Dylan Morrill

Equinox Staff


On Monday, Dec. 5 the Office of the Keene City Clerk organized a voter registration drive at Keene State College, in an attempt to allow college students at Keene State to become registered voters before the primary election, which will take place on Jan. 10.

The Office of the City Clerk organizes voter registration drives before every big election to make it as easy as possible for college students to register to vote. “We want to give every college student the opportunity to register now [before they go home for the holidays],” Terri Hood, the assistant city clerk, said. The last drive was held before the 2010 federal elections and the next one is scheduled for sometime before the general election in the fall.

New Hampshire is famous for having the first primary in the country. This timing has helped establish the New Hampshire primary as an important event in determining the next president. It is the second major indicator (the first being the Iowa caucus, which will occur on Jan. 3) of whom the American people want to elect as president.

Jon Huntsman, a current Republican presidetial candidate, is currently putting close to all of his resources into winning the New Hampshire primary because he feels the boost New Hampshire has been known to provide candidates can propel him to victory. His strictly New Hampshire strategy is so well-known in the political community that he even appeared on SNL’s Weekend Update on Nov. 19 in a skit filled with sarcastic, overt pandering to New Hampshire residents.

His strategy may work – eight of the last 10 winners of the New Hampshire Republican presidential primary eventually went on to win the national nomination.

By organizing the voter registration drive, the Office of the City Clerk was hoping to make it as simple as possible for Keene State College student to participate in the historic New Hampshire primaries.

The drive took place from 11 a.m. to 2 p.m. on the first floor of the student center. Two tables were set up and all the adequate materials needed for voter registration were sprawled across them. The tables were staffed by four members of the Office of the City Clerk ready to answer any and all questions students may have. The drive lasted three hours.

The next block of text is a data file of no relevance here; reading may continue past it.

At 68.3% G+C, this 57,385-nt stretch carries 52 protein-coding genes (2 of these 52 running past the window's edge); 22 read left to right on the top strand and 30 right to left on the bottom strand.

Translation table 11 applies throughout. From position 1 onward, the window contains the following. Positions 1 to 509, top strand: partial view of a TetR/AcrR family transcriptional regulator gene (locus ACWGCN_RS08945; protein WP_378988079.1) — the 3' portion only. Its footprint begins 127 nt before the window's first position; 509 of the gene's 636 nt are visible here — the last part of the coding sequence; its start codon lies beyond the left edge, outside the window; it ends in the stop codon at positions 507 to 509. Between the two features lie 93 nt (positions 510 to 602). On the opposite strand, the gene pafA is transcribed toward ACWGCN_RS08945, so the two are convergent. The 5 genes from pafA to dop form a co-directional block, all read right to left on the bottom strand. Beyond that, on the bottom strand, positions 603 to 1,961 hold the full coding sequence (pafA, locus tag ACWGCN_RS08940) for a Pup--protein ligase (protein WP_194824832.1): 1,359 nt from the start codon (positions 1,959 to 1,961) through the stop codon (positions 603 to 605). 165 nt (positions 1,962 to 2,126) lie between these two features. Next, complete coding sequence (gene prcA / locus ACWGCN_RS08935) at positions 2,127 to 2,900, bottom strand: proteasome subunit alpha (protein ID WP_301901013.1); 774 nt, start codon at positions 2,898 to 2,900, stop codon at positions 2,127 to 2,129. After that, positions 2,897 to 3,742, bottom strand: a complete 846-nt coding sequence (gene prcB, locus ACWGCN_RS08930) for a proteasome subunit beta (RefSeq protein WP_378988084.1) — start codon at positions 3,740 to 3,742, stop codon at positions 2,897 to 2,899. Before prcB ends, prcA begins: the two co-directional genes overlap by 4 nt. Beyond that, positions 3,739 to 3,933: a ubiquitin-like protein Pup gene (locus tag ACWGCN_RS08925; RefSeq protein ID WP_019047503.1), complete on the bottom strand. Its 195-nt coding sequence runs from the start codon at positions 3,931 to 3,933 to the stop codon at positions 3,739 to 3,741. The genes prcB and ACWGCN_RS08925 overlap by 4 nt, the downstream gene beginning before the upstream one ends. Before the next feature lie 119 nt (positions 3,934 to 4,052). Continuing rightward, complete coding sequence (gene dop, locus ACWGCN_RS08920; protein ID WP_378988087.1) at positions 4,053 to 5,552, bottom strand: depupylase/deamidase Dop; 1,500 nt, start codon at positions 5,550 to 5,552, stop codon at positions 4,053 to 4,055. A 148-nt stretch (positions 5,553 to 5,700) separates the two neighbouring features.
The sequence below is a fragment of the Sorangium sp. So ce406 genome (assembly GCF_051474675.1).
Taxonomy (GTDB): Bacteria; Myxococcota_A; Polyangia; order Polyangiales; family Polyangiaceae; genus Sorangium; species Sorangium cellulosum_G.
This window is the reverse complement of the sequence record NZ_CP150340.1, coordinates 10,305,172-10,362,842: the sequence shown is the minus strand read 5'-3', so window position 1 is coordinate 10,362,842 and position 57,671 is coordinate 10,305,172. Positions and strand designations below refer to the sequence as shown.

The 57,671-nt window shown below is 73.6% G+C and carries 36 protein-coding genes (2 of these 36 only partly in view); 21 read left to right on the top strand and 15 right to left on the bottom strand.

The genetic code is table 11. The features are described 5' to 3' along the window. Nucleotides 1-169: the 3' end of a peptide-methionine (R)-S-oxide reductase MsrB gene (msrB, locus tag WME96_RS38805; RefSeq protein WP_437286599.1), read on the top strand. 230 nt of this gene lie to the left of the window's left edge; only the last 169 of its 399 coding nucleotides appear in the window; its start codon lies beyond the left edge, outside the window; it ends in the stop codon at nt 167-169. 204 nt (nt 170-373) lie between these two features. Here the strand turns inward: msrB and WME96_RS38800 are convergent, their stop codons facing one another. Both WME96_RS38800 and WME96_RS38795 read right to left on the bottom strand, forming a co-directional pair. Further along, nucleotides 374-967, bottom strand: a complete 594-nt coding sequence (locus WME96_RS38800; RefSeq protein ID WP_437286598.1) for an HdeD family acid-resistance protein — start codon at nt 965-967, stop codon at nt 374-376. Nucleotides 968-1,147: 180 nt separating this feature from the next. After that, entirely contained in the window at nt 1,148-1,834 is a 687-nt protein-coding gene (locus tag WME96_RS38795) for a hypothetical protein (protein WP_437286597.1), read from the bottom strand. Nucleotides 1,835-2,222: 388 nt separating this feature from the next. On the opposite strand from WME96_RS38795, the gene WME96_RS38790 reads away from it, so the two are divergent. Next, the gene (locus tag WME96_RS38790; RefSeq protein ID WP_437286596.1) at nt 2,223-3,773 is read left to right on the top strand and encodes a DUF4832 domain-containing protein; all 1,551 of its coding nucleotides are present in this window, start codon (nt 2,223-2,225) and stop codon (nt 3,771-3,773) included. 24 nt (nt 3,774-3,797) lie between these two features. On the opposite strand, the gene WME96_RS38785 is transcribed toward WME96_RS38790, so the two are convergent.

In total, only four students registered to vote, a significantly smaller number than has been seen in past drives.

Hood was asked after the event why students do not seem interested in the opportunity to participate in the New Hampshire primary. She tried to shed some light on why the drive received so few students.

“A lot of students go home for the holidays,” Hood said.

Keene State College is made up primarily of students who are not originally from Keene. “If students register here, then they have to vote here,” Hood said. Students will still be on winter break when the primary occurs and those who are not from Keene will not be able to vote in Keene, unless they either travel to Keene for the election or request an absentee ballot.”

However, the New Hampshire primary hasn’t always been on Jan. 10. In fact, it has been slowly and consistently moving back on the calendar every election cycle since 1968 when it was held on the second Tuesday in March.

In 1968, other states started moving their primary back to cash in on some of the influence that having an early primary can bring. State law requires that New Hampshire’s primary be the first in the country, so in 1968, New Hampshire, “by law,” had to move theirs further back as well. It has been moving further back ever since. In 2000 the primary occurred on Jan. 27– almost two months before it occurred in 1968.

Fortunately, Hood and the others at the office of the City Clerk expect to get more students interested in registering before the general election, which will be held on Nov. 6, 2012 . All students will be back on campus at this time. “We did very well in 2008, and we are anticipating that we will have quite a few people for the general election [in 2012].”

On a side note, a large percentage of the Keene State College student body is originally from Connecticut and Massachusetts. Both states hold their primary on dates when students will be away from their respective state, either on winter break, or on campus. Joanna Oko, a freshman studying communications, explained the dilemma, “I registered to vote when I turned 18, but I won’t be able to vote (in the primaries), unless I get a mail-in ballot.”


Dylan Morrill can be contacted at dmorill1@ksc.mailcruiser.com



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